Local anti-abortion groups are considering filing suit after the Charlotte City Council voted to limit amplified sounds outside medical facilities, such as a heavily-protested women's clinic in east Charlotte.
The new rules, approved in a contentious 8-3 vote on Monday, ban all amplified and "unreasonably loud" noises within 150 feet of schools, houses of worship and medical facilities during hours of operation.
That would include megaphones, loudspeakers and bullhorns — all of which are frequently employed by anti-abortion groups outside A Preferred Women's Health Clinic on Latrobe Drive.
Representatives for Cities4Life Charlotte and Love Life Charlotte say the new rules unfairly target their daily and weekly demonstrations outside the clinic and may even violate their First Amendment right to free speech.
"We're the only people that are consistently, on a regular basis, using amplified sound in a context like that, so we're the only people that are going to be affected," said Daniel Parks, executive director of Cities4Life Charlotte. "It is a biased application of an ordinance in order to supress our First Amendment rights."
Reached by telephone, Justin Reeder, founder of Love Life, echoed Parks' comments, adding that he worried how the city might define "unreasonably loud."
"Is that a hundred people singing 'Amazing Grace' a capella with no amplified sound? Will people be written up for that? We're not sure," he said.
Both Parks and Reeder say they are strongly considering filing legal challenges against the city in an effort to get the restrictions revoked.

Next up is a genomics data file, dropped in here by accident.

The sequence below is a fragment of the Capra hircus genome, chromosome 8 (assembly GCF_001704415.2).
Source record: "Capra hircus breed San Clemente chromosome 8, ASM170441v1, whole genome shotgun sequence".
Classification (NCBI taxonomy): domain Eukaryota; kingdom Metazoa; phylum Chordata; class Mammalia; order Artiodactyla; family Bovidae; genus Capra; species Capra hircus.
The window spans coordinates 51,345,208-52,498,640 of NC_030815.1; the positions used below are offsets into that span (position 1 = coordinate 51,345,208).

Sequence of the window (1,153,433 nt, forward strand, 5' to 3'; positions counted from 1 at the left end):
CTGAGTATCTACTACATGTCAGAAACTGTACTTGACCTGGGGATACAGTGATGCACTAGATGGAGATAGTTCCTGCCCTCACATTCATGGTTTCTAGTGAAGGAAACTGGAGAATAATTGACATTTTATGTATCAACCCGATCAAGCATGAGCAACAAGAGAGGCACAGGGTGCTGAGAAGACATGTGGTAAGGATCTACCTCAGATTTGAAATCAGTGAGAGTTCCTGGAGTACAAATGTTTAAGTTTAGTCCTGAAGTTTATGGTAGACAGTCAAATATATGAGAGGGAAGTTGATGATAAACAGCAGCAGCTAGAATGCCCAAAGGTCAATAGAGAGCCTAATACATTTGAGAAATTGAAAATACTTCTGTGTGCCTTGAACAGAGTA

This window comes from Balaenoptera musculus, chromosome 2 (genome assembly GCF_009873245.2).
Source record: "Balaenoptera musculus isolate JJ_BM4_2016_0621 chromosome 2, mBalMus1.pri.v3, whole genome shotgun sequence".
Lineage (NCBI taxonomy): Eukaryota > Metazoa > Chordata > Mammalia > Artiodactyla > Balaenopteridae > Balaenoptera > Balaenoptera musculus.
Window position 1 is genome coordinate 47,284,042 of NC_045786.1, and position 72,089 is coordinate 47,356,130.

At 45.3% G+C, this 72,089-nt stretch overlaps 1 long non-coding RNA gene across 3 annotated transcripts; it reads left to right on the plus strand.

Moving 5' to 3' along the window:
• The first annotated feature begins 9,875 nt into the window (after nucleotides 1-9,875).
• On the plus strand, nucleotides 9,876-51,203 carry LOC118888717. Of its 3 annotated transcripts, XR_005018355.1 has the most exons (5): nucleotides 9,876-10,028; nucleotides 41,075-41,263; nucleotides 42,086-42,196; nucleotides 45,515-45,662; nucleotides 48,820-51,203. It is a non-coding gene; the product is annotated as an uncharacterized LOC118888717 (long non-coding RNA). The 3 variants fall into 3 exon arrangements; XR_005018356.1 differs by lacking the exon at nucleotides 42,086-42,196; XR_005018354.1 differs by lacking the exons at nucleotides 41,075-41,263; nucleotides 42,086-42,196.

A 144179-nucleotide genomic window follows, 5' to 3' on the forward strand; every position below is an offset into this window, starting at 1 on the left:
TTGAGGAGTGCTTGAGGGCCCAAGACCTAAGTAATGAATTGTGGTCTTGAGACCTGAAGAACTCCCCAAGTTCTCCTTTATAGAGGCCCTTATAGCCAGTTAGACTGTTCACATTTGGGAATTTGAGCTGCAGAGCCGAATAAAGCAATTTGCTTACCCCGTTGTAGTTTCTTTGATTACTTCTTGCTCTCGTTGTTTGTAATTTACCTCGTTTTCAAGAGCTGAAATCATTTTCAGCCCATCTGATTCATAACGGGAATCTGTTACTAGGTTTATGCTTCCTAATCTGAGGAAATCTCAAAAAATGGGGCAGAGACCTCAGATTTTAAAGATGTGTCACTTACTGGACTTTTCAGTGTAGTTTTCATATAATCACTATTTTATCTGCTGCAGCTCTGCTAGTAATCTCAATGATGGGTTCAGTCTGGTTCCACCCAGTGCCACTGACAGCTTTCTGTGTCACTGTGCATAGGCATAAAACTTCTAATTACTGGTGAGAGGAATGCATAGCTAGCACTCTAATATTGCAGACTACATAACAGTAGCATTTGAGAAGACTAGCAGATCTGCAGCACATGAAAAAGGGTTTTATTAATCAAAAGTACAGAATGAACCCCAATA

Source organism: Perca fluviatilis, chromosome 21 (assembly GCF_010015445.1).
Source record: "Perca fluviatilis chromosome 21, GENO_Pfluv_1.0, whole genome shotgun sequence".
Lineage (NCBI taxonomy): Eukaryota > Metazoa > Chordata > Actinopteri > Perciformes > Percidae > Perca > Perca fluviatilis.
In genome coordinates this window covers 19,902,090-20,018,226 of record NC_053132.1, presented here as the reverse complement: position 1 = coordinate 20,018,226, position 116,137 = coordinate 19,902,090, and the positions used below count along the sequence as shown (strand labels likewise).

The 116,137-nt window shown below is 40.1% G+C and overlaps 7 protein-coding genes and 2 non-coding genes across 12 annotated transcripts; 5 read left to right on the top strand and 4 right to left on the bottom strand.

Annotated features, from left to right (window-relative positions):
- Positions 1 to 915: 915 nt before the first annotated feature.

"We're Not Here To Regulate Religion"
At Monday night's meeting, some City Council members pushed back against the assertion they were targeting anti-abortion groups by amending the noise ordinance.
Democratic Mayor Pro Tem Julie Eiselt said the city had received 9,700 noise complaints this year, with 483 from medical facilities, 653 from schools, and 57 from houses of worship, The Charlotte Observer reported.
"We're not here to regulate religion. We're not here to regulate morality. We are here to keep the peace in the city and to assure quality of life in a city that is growing very quickly," Eiselt said.
Other council members, however, showed skepticism. Republican Ed Driggs accused fellow council members of "trying to circumvent the controversy" by passing the restrictions as part of a broader ordinance update.
Driggs was one of three council members to vote against the change. Other "no" votes came from Republican Tariq Bokhari and Democrat Greg Phipps.
"I Expect That It Will Be Challenged"
In an interview with WFAE, City Attorney Patrick Baker said he was already preparing for a legal challenge from anti-abortion groups, and had advised City Council members to expect a lawsuit if the new rules were passed.
"I expect that they will try to argue that our ordinance is really content-based and directed toward squelching their speech, as opposed to being content neutral," he said.
But the city would argue that the ordinance does not discriminate based on the content or nature of the speech, only its decibel level.
"It's not what comes out of the megaphone," Baker said, noting that protesters could still pray in silence or speak their message without amplification. Activists would also still be allowed to occupy the public sidewalk in front of the Latrobe Drive clinic.
The U.S. Supreme Court has previously found no-standing, no-talking buffer zones outside health clinics are a violation the First Amendment but has signaled that local governments may be able to impose less-restrictive buffer zones that allow the continued presence of anti-abortion protests and viewpoints.
Barring any legal injunctions, Charlotte's new restrictions will go into effect on Oct. 1, and Baker said the city will use the coming months to help educate residents on the new rules and develop enforcement plans.
Baker said he's happy to meet and speak with residents who have additional questions about the ordinance.